I don't know the exact number of people at each Cambridge voting station, but at my polling place, there were 8 or 10 boxes, 3 people manning each of the check-in and check-out tables, and the time-to-vote was still 25 minutes. I think increased voting booth throughput would have helped somewhat, but a lot of it is just asking people their address and marking them down on a paper sheet taking about 15-30 seconds, so they couldn't move forward more than 4 people/minute max; the line when I got there was probably between 50 and 100 people long.

It's not clear to me what made this election different here: some people had been voting in this precinct for 30 years and had never seen a wait longer than 5 minutes. I got the same story all over Cambridge and Somerville.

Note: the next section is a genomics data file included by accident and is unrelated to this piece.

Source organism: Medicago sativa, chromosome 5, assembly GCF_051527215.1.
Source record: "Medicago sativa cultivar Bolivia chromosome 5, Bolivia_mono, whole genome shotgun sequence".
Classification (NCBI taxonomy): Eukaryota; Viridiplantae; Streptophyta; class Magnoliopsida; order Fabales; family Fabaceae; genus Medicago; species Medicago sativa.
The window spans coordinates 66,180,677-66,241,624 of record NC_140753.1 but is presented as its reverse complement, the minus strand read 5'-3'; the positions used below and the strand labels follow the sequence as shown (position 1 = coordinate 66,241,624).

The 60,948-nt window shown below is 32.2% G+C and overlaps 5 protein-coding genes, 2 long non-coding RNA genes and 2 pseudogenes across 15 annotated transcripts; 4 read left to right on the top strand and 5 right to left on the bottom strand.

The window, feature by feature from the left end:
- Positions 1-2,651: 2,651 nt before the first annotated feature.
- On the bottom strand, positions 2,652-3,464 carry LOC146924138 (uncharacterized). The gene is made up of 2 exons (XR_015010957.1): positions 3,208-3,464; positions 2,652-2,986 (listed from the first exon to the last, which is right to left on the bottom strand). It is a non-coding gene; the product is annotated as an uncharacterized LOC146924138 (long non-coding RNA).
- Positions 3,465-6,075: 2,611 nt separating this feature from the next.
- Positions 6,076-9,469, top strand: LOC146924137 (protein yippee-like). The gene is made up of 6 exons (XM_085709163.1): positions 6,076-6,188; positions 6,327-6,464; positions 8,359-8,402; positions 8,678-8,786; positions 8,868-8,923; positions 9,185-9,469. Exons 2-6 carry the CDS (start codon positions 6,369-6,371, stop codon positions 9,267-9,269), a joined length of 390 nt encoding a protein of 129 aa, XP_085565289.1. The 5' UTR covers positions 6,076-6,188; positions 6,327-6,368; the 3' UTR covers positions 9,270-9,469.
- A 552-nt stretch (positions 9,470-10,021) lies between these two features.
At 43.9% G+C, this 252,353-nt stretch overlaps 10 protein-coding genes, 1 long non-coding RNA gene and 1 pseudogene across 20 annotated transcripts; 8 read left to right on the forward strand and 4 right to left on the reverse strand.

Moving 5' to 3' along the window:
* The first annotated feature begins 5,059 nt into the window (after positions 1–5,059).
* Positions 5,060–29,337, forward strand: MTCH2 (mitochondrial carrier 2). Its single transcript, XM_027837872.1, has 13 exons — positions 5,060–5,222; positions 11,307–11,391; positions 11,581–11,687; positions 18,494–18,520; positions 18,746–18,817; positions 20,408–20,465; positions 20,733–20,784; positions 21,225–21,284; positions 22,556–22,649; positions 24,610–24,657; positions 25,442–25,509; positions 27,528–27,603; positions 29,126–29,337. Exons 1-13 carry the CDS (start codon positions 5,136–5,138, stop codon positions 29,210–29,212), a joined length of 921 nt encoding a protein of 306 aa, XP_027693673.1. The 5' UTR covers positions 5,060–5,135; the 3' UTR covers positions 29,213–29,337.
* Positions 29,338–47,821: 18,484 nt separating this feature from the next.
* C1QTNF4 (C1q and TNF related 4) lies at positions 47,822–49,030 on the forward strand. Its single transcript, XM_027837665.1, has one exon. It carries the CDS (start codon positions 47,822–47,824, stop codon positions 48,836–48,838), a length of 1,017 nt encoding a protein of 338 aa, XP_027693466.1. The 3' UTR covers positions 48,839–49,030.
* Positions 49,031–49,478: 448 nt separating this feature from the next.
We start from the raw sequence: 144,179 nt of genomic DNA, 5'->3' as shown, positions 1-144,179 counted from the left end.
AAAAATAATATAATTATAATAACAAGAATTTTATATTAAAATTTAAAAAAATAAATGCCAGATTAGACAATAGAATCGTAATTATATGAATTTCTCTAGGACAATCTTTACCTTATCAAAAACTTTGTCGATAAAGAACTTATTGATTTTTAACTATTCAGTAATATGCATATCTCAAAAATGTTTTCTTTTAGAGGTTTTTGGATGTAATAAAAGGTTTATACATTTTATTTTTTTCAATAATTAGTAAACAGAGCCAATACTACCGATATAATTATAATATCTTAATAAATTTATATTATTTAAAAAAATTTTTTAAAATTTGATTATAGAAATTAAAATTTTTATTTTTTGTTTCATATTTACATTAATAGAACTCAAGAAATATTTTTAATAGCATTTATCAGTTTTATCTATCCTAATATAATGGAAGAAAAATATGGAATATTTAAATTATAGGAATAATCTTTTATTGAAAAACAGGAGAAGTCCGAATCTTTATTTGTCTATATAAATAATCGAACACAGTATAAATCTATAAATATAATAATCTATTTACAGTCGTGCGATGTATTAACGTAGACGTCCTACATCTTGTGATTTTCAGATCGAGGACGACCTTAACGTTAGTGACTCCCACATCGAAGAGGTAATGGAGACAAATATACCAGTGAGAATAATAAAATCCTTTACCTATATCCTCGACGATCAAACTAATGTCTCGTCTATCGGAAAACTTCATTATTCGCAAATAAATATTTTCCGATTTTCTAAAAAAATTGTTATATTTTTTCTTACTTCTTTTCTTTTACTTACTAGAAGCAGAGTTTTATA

It's cool that what you had worked for you, it's just not obvious to me that there's a lot there that was working in your favor other than 'lower volume'... with substantially the same system, the wait for me to vote was just longer.